Segel stars in, and wrote, the upcoming family flick The Muppets, which boasts Amy Adams, Chris Cooper, Kermit, Miss Piggy and more familiar faces than a Judd Apatow production, and Cineplex was on the set to get the latest scoop.
A good versus evil story pits Gary (Segel), Mary (Adams) and Muppet Walter against Tex Richman (Cooper), the (obviously) corrupt oil tycoon who wants to tear down the Muppet theatre when he finds out there's black gold pumping beneath it. A rousing adventure that introduces the Jim Henson's loveable creations to a new generation, while offering a nostalgic reunion for others, find out what we learned from our Muppet movie set visit after the jump!
Though most know him as the barrel-chested mutant with the retractable claws and imposing mutton chops, Hugh Jackman slips into the role of Charlie Kenton, absentee father, former boxing champ and scheming promoter, with ease for Shawn Levy's Real Steel, opening this weekend.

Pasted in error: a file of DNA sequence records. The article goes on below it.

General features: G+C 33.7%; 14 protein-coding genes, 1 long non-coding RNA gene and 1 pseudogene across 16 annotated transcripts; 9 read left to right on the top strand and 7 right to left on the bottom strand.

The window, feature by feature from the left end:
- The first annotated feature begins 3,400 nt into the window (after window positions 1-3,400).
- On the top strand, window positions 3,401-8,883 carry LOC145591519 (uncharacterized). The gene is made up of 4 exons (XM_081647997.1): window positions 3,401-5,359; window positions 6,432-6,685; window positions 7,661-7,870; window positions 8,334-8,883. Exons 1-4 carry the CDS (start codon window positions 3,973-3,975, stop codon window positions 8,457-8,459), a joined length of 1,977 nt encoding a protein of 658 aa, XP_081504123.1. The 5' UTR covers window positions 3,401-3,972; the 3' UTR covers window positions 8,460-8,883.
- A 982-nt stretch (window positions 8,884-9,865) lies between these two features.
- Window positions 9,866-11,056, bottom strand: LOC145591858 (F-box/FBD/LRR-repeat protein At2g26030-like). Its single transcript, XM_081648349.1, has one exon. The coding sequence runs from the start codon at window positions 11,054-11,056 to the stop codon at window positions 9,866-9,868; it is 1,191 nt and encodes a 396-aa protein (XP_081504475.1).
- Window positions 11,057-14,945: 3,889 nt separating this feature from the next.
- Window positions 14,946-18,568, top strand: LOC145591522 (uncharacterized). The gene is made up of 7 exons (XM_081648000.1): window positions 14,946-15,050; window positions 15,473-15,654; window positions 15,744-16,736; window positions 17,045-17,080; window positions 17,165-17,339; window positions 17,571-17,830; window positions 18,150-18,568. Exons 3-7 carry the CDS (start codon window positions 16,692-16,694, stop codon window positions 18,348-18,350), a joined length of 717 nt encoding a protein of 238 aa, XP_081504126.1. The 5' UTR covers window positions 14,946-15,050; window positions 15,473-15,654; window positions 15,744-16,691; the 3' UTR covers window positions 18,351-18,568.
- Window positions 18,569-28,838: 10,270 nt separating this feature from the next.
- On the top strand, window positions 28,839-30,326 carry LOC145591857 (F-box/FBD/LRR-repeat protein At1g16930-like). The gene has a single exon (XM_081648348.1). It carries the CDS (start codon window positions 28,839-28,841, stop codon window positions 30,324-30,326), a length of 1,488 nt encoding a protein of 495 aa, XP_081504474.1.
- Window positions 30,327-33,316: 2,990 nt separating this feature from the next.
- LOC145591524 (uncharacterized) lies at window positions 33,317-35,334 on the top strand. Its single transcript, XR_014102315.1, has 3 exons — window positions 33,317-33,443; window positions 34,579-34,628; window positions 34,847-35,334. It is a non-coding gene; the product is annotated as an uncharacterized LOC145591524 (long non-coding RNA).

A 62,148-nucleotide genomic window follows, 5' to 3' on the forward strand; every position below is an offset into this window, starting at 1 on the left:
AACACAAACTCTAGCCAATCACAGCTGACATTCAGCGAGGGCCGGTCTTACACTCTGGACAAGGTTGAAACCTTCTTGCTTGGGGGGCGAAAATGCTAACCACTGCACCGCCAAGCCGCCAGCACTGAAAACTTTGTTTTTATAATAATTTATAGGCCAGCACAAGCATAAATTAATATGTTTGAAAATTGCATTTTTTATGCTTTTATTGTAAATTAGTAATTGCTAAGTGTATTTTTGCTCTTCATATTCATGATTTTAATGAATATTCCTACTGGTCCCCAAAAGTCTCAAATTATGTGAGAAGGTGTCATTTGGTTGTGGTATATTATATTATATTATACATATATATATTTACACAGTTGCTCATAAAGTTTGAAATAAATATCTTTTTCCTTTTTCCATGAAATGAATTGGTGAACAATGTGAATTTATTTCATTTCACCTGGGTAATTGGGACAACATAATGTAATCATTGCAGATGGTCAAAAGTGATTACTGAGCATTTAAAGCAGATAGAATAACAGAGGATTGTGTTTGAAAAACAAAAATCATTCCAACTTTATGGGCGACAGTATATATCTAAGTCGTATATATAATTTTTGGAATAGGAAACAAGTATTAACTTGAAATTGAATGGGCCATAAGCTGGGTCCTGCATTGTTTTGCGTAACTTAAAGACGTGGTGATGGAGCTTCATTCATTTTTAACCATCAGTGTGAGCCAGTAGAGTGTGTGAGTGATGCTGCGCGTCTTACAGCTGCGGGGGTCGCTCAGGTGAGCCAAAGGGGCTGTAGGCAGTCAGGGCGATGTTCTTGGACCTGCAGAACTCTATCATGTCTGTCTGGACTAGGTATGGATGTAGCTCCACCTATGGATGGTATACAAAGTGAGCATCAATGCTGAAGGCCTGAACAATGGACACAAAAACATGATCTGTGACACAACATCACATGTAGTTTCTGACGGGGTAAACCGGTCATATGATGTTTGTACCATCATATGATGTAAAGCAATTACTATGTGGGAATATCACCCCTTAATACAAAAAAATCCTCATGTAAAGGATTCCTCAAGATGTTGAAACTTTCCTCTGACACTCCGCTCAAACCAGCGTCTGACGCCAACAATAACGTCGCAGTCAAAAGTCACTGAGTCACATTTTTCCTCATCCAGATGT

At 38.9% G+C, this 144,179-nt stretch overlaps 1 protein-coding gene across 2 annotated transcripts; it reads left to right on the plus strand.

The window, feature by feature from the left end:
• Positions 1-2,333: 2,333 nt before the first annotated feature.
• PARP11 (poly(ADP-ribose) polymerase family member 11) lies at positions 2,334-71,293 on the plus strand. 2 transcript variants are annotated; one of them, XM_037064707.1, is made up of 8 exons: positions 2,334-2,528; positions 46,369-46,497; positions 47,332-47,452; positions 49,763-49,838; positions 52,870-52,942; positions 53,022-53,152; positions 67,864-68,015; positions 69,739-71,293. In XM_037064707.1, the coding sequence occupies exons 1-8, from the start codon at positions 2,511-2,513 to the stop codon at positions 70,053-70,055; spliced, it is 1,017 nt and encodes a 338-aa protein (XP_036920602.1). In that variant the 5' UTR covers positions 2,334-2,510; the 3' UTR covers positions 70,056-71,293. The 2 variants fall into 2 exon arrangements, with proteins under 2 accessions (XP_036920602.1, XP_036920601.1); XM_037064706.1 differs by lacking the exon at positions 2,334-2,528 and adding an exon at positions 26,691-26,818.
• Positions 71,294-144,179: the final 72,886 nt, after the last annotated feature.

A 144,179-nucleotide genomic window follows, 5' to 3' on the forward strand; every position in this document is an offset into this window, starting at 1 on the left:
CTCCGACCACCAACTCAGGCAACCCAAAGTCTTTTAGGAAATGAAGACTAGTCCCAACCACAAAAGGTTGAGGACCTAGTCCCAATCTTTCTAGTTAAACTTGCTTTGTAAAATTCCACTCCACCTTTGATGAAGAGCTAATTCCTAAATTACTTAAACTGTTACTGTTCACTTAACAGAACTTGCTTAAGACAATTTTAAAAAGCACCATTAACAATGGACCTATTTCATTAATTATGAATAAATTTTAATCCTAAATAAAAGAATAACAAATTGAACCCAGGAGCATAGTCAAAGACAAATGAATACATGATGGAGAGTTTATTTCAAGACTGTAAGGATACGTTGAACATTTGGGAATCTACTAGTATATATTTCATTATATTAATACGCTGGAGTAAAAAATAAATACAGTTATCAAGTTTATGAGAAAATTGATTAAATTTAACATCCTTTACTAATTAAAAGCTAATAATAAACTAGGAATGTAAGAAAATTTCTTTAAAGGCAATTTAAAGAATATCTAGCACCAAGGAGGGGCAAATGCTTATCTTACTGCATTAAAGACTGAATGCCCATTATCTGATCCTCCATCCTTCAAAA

Based in part on a short story by Richard Matheson and set in the near future, the film finds human boxing a thing of the past, better left to robots who are free to pummel and upper cut in a way that would be deemed too brutal if the fighters were mere mortals.
And when Charlie, perpetually out of money and always owing more, finds himself looking after his young son Max (Dakota Goyo), the two reluctantly join forces when it seems their dark horse robot fighter might have a chance at winning.
Part sci-fi narrative and part father-son tale, Real Steel has real heart and we spoke to Jackman, director Shawn Levy and newcomer Dakota Goyo about their larger-than-life sports movie, why it might be Rocky for a new generation and of course those awesome robots.